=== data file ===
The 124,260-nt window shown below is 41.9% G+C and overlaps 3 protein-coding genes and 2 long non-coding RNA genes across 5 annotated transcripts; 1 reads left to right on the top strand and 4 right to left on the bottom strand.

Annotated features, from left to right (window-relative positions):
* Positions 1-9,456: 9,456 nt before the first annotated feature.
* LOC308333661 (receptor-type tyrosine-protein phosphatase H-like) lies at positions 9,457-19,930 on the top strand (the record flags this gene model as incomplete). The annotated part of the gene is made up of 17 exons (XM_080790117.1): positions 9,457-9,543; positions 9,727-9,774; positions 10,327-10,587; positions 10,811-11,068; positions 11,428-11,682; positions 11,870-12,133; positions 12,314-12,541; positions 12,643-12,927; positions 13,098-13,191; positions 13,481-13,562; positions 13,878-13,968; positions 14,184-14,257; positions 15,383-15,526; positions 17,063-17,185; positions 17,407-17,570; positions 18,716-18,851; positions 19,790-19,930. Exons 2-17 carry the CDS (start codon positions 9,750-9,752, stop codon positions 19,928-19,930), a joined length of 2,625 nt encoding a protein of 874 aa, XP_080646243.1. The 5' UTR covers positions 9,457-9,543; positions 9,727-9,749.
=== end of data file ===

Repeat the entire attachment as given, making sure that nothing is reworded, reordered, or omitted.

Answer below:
The 124,260-nt window shown below is 41.9% G+C and overlaps 3 protein-coding genes and 2 long non-coding RNA genes across 5 annotated transcripts; 1 reads left to right on the top strand and 4 right to left on the bottom strand.

Annotated features, from left to right (window-relative positions):
* Positions 1-9,456: 9,456 nt before the first annotated feature.
* LOC308333661 (receptor-type tyrosine-protein phosphatase H-like) lies at positions 9,457-19,930 on the top strand (the record flags this gene model as incomplete). The annotated part of the gene is made up of 17 exons (XM_080790117.1): positions 9,457-9,543; positions 9,727-9,774; positions 10,327-10,587; positions 10,811-11,068; positions 11,428-11,682; positions 11,870-12,133; positions 12,314-12,541; positions 12,643-12,927; positions 13,098-13,191; positions 13,481-13,562; positions 13,878-13,968; positions 14,184-14,257; positions 15,383-15,526; positions 17,063-17,185; positions 17,407-17,570; positions 18,716-18,851; positions 19,790-19,930. Exons 2-17 carry the CDS (start codon positions 9,750-9,752, stop codon positions 19,928-19,930), a joined length of 2,625 nt encoding a protein of 874 aa, XP_080646243.1. The 5' UTR covers positions 9,457-9,543; positions 9,727-9,749.